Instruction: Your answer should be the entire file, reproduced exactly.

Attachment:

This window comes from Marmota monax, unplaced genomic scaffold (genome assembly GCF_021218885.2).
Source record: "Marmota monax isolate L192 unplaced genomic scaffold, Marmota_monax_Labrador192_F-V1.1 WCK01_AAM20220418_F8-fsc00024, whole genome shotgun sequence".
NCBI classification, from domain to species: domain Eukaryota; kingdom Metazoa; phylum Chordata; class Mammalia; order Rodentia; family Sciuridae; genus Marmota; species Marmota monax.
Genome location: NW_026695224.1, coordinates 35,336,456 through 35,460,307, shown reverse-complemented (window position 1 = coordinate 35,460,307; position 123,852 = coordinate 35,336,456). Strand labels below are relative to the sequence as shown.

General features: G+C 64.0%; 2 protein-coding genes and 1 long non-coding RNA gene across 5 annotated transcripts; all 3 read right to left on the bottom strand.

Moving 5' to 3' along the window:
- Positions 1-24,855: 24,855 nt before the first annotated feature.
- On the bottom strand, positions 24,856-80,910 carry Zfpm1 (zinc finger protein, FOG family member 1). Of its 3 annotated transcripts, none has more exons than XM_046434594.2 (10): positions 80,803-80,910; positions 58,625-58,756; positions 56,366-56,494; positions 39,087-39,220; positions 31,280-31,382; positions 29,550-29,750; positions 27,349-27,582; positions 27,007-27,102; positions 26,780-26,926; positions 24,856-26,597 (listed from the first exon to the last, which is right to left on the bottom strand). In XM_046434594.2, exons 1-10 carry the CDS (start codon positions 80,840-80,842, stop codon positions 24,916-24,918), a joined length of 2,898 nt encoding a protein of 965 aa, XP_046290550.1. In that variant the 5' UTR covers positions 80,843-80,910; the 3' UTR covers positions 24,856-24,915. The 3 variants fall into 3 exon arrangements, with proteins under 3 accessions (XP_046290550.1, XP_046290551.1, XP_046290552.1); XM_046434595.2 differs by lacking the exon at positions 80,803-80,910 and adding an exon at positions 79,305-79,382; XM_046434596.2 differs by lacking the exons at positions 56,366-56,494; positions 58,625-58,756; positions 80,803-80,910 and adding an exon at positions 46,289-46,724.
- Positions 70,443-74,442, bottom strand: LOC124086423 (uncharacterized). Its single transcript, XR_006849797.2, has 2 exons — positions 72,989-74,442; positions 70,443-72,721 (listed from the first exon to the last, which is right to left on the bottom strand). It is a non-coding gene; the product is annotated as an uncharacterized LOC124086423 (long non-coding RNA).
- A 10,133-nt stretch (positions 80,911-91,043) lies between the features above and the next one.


This window comes from Marmota monax, unplaced genomic scaffold (genome assembly GCF_021218885.2).
Source record: "Marmota monax isolate L192 unplaced genomic scaffold, Marmota_monax_Labrador192_F-V1.1 WCK01_AAM20220418_F8-fsc00024, whole genome shotgun sequence".
NCBI classification, from domain to species: domain Eukaryota; kingdom Metazoa; phylum Chordata; class Mammalia; order Rodentia; family Sciuridae; genus Marmota; species Marmota monax.
Genome location: NW_026695224.1, coordinates 35,336,456 through 35,460,307, shown reverse-complemented (window position 1 = coordinate 35,460,307; position 123,852 = coordinate 35,336,456). Strand labels below are relative to the sequence as shown.

General features: G+C 64.0%; 2 protein-coding genes and 1 long non-coding RNA gene across 5 annotated transcripts; all 3 read right to left on the bottom strand.

Moving 5' to 3' along the window:
- Positions 1-24,855: 24,855 nt before the first annotated feature.
- On the bottom strand, positions 24,856-80,910 carry Zfpm1 (zinc finger protein, FOG family member 1). Of its 3 annotated transcripts, none has more exons than XM_046434594.2 (10): positions 80,803-80,910; positions 58,625-58,756; positions 56,366-56,494; positions 39,087-39,220; positions 31,280-31,382; positions 29,550-29,750; positions 27,349-27,582; positions 27,007-27,102; positions 26,780-26,926; positions 24,856-26,597 (listed from the first exon to the last, which is right to left on the bottom strand). In XM_046434594.2, exons 1-10 carry the CDS (start codon positions 80,840-80,842, stop codon positions 24,916-24,918), a joined length of 2,898 nt encoding a protein of 965 aa, XP_046290550.1. In that variant the 5' UTR covers positions 80,843-80,910; the 3' UTR covers positions 24,856-24,915. The 3 variants fall into 3 exon arrangements, with proteins under 3 accessions (XP_046290550.1, XP_046290551.1, XP_046290552.1); XM_046434595.2 differs by lacking the exon at positions 80,803-80,910 and adding an exon at positions 79,305-79,382; XM_046434596.2 differs by lacking the exons at positions 56,366-56,494; positions 58,625-58,756; positions 80,803-80,910 and adding an exon at positions 46,289-46,724.
- Positions 70,443-74,442, bottom strand: LOC124086423 (uncharacterized). Its single transcript, XR_006849797.2, has 2 exons — positions 72,989-74,442; positions 70,443-72,721 (listed from the first exon to the last, which is right to left on the bottom strand). It is a non-coding gene; the product is annotated as an uncharacterized LOC124086423 (long non-coding RNA).
- A 10,133-nt stretch (positions 80,911-91,043) lies between the features above and the next one.